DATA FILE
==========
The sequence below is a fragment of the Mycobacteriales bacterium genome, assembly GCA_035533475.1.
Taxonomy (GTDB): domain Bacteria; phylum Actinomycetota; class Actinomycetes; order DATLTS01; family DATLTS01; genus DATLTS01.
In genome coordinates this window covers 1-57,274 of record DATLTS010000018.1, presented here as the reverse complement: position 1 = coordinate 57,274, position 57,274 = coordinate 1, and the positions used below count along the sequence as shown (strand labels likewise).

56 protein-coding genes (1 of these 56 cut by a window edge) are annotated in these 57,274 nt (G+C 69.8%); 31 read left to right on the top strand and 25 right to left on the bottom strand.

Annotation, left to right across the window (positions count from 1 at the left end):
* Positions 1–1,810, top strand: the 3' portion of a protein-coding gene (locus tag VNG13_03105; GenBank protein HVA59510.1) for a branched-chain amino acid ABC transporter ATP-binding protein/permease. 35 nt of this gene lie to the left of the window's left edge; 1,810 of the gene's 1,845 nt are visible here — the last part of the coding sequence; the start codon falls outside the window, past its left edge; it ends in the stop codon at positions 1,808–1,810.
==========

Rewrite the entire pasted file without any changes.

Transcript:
The sequence below is a fragment of the Mycobacteriales bacterium genome, assembly GCA_035533475.1.
Taxonomy (GTDB): domain Bacteria; phylum Actinomycetota; class Actinomycetes; order DATLTS01; family DATLTS01; genus DATLTS01.
In genome coordinates this window covers 1-57,274 of record DATLTS010000018.1, presented here as the reverse complement: position 1 = coordinate 57,274, position 57,274 = coordinate 1, and the positions used below count along the sequence as shown (strand labels likewise).

56 protein-coding genes (1 of these 56 cut by a window edge) are annotated in these 57,274 nt (G+C 69.8%); 31 read left to right on the top strand and 25 right to left on the bottom strand.

Annotation, left to right across the window (positions count from 1 at the left end):
* Positions 1–1,810, top strand: the 3' portion of a protein-coding gene (locus tag VNG13_03105; GenBank protein HVA59510.1) for a branched-chain amino acid ABC transporter ATP-binding protein/permease. 35 nt of this gene lie to the left of the window's left edge; 1,810 of the gene's 1,845 nt are visible here — the last part of the coding sequence; the start codon falls outside the window, past its left edge; it ends in the stop codon at positions 1,808–1,810.